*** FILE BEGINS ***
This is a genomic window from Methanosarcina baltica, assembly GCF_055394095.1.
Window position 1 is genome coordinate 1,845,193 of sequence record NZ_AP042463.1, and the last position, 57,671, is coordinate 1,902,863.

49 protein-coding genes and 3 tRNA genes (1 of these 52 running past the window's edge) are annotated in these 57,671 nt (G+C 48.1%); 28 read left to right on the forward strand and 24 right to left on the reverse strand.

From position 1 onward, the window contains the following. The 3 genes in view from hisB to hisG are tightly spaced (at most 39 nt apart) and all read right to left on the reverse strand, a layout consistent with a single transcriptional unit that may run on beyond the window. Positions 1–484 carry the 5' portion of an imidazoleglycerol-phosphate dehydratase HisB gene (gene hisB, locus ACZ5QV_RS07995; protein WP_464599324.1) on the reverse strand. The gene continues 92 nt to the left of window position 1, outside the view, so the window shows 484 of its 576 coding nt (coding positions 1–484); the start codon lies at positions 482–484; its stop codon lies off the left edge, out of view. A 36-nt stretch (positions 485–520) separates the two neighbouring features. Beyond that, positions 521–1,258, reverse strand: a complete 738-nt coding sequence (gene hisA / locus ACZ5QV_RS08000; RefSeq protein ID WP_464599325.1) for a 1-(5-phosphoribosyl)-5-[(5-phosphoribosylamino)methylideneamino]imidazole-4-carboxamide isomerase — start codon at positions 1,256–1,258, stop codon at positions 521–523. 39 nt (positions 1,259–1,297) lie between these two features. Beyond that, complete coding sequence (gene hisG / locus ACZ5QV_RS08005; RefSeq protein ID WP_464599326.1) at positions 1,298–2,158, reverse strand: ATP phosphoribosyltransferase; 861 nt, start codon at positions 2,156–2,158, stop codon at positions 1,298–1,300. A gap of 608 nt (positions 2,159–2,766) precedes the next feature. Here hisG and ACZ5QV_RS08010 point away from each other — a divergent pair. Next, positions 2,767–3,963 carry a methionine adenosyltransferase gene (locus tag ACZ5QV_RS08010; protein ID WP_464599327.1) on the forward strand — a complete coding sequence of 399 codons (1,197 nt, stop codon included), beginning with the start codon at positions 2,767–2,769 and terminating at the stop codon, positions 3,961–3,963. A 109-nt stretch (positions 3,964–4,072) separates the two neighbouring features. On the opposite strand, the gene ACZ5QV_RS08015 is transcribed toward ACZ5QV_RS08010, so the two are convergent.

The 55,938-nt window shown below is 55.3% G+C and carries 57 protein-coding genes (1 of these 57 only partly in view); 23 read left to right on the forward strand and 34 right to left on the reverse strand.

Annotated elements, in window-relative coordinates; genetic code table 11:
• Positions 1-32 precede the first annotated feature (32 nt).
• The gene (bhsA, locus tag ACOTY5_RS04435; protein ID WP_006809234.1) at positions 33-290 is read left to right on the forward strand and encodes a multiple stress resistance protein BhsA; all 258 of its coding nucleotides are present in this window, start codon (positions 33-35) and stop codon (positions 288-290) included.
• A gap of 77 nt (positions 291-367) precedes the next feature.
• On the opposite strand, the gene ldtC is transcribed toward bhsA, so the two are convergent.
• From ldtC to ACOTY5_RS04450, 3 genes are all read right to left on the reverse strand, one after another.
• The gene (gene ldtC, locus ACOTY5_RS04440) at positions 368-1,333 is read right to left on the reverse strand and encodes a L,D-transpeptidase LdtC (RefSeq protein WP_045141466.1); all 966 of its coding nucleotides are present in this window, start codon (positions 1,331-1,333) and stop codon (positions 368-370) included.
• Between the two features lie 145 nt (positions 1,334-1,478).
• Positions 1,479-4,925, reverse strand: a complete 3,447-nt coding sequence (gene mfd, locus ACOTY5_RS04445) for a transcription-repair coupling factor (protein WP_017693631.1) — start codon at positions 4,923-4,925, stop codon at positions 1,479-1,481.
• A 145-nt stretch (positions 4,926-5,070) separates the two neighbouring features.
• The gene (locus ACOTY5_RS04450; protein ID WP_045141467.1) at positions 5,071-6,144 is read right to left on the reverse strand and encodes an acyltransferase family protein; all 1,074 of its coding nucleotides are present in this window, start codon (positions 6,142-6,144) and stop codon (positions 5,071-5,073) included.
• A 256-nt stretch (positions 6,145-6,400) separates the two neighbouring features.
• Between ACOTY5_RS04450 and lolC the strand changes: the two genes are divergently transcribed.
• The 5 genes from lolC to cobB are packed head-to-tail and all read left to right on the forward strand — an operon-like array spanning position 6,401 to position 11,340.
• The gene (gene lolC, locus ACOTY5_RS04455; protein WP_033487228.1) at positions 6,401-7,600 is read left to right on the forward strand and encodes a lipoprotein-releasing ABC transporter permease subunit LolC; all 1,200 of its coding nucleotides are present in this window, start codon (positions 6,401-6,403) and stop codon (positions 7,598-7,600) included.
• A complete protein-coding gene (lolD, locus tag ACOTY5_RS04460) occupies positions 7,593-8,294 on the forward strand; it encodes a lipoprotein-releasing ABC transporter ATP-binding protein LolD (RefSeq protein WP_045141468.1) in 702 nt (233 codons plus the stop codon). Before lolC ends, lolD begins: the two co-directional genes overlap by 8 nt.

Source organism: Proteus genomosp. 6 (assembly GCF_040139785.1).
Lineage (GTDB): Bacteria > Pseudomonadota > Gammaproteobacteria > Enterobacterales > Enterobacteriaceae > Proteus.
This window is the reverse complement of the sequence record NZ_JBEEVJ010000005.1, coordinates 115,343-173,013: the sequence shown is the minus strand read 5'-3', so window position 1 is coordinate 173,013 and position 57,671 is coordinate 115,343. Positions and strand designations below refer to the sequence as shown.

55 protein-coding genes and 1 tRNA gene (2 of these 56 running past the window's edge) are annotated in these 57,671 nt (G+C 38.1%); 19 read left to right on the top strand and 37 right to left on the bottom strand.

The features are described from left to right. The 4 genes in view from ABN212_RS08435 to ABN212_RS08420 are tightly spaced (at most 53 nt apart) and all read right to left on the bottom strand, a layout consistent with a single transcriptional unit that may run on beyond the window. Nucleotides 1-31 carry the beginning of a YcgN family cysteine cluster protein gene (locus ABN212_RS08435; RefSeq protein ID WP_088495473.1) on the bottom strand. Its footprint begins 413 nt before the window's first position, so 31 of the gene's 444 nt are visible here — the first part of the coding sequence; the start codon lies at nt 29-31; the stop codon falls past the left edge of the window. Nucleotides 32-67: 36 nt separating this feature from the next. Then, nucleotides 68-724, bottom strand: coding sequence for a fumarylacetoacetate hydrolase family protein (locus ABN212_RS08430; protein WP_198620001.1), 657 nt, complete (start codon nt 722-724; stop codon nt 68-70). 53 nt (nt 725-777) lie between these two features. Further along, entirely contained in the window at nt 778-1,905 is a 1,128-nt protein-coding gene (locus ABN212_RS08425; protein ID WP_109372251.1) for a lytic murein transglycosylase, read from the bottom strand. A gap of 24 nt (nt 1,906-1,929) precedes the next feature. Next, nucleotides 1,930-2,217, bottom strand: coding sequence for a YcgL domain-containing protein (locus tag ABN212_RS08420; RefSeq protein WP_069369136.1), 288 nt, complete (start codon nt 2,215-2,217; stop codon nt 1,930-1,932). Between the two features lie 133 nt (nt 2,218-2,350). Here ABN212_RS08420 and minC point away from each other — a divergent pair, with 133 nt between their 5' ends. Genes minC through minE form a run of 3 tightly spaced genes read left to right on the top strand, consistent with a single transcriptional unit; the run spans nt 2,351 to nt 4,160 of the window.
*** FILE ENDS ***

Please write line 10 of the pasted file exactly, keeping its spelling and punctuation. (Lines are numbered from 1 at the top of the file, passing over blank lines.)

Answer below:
• On the opposite strand, the gene ldtC is transcribed toward bhsA, so the two are convergent.